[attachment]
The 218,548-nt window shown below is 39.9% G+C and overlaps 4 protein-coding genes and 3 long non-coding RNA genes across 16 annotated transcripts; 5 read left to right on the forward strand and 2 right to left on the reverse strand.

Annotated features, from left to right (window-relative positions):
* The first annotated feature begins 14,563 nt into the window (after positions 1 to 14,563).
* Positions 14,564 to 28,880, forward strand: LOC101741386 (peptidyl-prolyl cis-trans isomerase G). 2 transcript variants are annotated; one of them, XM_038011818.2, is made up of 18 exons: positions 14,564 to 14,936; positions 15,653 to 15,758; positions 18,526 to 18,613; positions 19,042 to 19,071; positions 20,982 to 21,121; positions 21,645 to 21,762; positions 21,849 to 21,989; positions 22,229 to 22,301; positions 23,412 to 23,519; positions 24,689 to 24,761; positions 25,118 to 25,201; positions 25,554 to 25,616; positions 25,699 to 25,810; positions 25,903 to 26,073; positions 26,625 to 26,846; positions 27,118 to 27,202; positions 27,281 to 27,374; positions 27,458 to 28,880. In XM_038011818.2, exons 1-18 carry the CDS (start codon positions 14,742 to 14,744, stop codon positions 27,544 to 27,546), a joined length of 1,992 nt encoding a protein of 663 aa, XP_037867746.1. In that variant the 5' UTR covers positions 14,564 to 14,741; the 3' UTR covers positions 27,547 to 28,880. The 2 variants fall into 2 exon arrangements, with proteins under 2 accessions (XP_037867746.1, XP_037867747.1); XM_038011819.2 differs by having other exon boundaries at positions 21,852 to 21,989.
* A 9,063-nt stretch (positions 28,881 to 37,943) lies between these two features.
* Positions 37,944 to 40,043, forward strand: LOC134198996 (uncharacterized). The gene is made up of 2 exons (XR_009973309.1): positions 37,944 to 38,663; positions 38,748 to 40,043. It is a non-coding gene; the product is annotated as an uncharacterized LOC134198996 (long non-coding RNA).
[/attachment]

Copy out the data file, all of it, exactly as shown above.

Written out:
The 218,548-nt window shown below is 39.9% G+C and overlaps 4 protein-coding genes and 3 long non-coding RNA genes across 16 annotated transcripts; 5 read left to right on the forward strand and 2 right to left on the reverse strand.

Annotated features, from left to right (window-relative positions):
* The first annotated feature begins 14,563 nt into the window (after positions 1 to 14,563).
* Positions 14,564 to 28,880, forward strand: LOC101741386 (peptidyl-prolyl cis-trans isomerase G). 2 transcript variants are annotated; one of them, XM_038011818.2, is made up of 18 exons: positions 14,564 to 14,936; positions 15,653 to 15,758; positions 18,526 to 18,613; positions 19,042 to 19,071; positions 20,982 to 21,121; positions 21,645 to 21,762; positions 21,849 to 21,989; positions 22,229 to 22,301; positions 23,412 to 23,519; positions 24,689 to 24,761; positions 25,118 to 25,201; positions 25,554 to 25,616; positions 25,699 to 25,810; positions 25,903 to 26,073; positions 26,625 to 26,846; positions 27,118 to 27,202; positions 27,281 to 27,374; positions 27,458 to 28,880. In XM_038011818.2, exons 1-18 carry the CDS (start codon positions 14,742 to 14,744, stop codon positions 27,544 to 27,546), a joined length of 1,992 nt encoding a protein of 663 aa, XP_037867746.1. In that variant the 5' UTR covers positions 14,564 to 14,741; the 3' UTR covers positions 27,547 to 28,880. The 2 variants fall into 2 exon arrangements, with proteins under 2 accessions (XP_037867746.1, XP_037867747.1); XM_038011819.2 differs by having other exon boundaries at positions 21,852 to 21,989.
* A 9,063-nt stretch (positions 28,881 to 37,943) lies between these two features.
* Positions 37,944 to 40,043, forward strand: LOC134198996 (uncharacterized). The gene is made up of 2 exons (XR_009973309.1): positions 37,944 to 38,663; positions 38,748 to 40,043. It is a non-coding gene; the product is annotated as an uncharacterized LOC134198996 (long non-coding RNA).